Book Review

Reviews: Friend or Foe?

Writers are a fascinating blend of contradictions. Many are introverts who have to do extroverted things—speaking, booksignings, author appearances–and do them well. They are creative, expressive people who, most of the time, live in their heads. And when they are around people, they can seem withdrawn, even remote (mostly because they’re STILL in their heads). They come across as confident and authoritative, and yet many struggle with sometimes overpowering insecurities. And they love honest appraisals of their work…

Almost as much as they hate them.

I saw a post on Facebook a few weeks ago from an author who was taking a review to task for saying what he didn’t like about the writer’s book. Almost immediately people jumped into the fray, putting down the reader/reviewer, calling the person names, saying that person was stupid and should just shut up.


Listen, I’ve been there. Had books I’ve written torn apart by those who clearly felt they could have done better. Or that I should have done better. I remember one review in particular that was so hurtful it derailed me for months. Every time I sat down to write, all I could think of was that person’s hurtful words. Anger. Frustration. Hurt. Discouragement. A sense of betrayal. It all simmered inside. I worked so hard, and this was the thanks I got??? The more I thought about that reviewer, the more angry and depressed I got. I wrote response after response, each one more blistering than the last. (All of which, thank God, I deleted.)

Because the hard truth is that being criticized is part of this crazy task we’ve taken on. We write. We pour our hearts into what we’re writing. And we pray for our work to be put in the hands of readers. We know, deep down, that not everyone will like or “get” it. And we tell ourselves that’s okay.

Until someone says they don’t like or get it. Or says something mean or bad about us (e.g., the old standby “How can this writer call himself a Christian?”) And when that happens? Boy howdy, look out! We’re not crafters of words for nothin’! Those bits of English suddenly become weapons, knives thrown with keen precision to cut our detractors down to size. Fools! How dare they say such things about my work! Who do they think they are???

Well…readers. That’s who. People with likes and dislikes and opinions to share. And if the Internet and Social Media have done nothing else, they’ve given everyone a platform from which to share said opinions. And you know what? They have a right to do so. Just as we have a right to disagree with them.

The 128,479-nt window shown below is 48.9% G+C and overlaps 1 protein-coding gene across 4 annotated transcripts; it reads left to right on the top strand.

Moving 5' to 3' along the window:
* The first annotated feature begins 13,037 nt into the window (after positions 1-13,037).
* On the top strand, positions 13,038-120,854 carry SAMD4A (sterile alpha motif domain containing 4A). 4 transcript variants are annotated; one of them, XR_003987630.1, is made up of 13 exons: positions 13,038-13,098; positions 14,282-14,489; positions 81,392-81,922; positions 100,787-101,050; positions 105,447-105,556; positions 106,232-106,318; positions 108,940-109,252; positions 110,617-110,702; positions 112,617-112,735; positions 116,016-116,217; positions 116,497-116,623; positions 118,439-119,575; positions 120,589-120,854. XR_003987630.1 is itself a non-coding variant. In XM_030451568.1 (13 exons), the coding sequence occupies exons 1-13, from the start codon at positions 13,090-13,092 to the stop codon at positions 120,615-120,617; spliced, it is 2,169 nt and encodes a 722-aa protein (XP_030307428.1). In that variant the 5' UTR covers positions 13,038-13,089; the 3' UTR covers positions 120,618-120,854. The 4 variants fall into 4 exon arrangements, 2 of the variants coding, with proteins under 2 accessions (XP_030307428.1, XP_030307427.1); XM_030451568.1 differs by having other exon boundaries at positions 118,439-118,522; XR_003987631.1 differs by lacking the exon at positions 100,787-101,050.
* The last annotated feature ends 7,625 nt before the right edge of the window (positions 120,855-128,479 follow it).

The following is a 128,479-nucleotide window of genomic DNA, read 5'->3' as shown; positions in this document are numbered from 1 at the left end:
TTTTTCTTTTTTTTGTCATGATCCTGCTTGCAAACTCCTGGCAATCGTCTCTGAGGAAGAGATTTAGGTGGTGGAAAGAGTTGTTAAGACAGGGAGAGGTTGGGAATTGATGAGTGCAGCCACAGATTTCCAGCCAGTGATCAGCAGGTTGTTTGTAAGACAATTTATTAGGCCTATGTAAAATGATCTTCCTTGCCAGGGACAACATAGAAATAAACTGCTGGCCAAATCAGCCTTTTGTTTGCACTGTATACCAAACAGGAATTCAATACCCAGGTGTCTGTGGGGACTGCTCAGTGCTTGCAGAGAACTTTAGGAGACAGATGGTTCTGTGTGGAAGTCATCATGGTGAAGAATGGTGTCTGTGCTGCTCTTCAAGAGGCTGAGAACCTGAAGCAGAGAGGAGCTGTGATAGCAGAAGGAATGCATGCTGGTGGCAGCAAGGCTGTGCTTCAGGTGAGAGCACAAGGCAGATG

Friends, ours is a world overflowing with opinions. And with platforms to express them with impunity. Of course there are times we’ll be offended, or even hurt, by those comments. But I encourage you to not react. Don’t take people to task. Don’t run them down or mock or denigrate them. Instead, let it go. Seriously.

Let it go.

It’s one person’s opinion. Nothing more. Nothing less. And if you really want to rise above the crowd, focus on praying for those who “persecute,” rather than railing at them. It may make no difference at all to those folks, but it will make a huge difference for you. Because your focus will be on what matters most:

Pleasing the One who called you to the task of writing in the first place.



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Are You Being Trashed?

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My Most Frequently Used Reference Book

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Do You Like to Cry While Reading?

I’ll have to admit, I don’t like to cry. I don’t even like depressing songs. Instead I prefer things that are upbeat. For example, here are some of the lyrics to a song that helped me get through my teen years:


Red Light.

Neon Light.


Most of all you can funk. Help me find the funk….


I think I found the funk!

[“Flashlight” was written by Ronald R. Brooks, Gregory E. Jacobs, David R. Elliot, Bernard Worrell, William Earl Collins, and George Clinton Jr..]

Not that I can’t get serious. But I still like that fun song even today.

So now it’s your turn, if you like to cry while reading. What have been your favorite tearjerker books? I’ll give you a clue. Steve Laube told me that the marketing people at Bethany Publishing House wanted to mail a box of tissues with every copy of Deborah Raney’s A Vow to Cherish when it was first published.

So, what is your favorite tearjerker novel? 

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Why Did I Keep Reading?

As I believe I’ve mentioned on this blog, along with Christian books, I try to keep abreast of general market books. But I admit, I don’t always finish reading the books I begin reading. So what makes me stick with a book from cover to cover? Here’s just one example for nonfiction:

Empty Mansions: The Mysterious Life of Huguette Clark and the Spending of a Great American Fortune  by Bill Dedman and Paul Clark Newell, Jr. 

Why did I stay with this book while abandoning other books that may have been just as worthwhile or perhaps even better? Here’s why:

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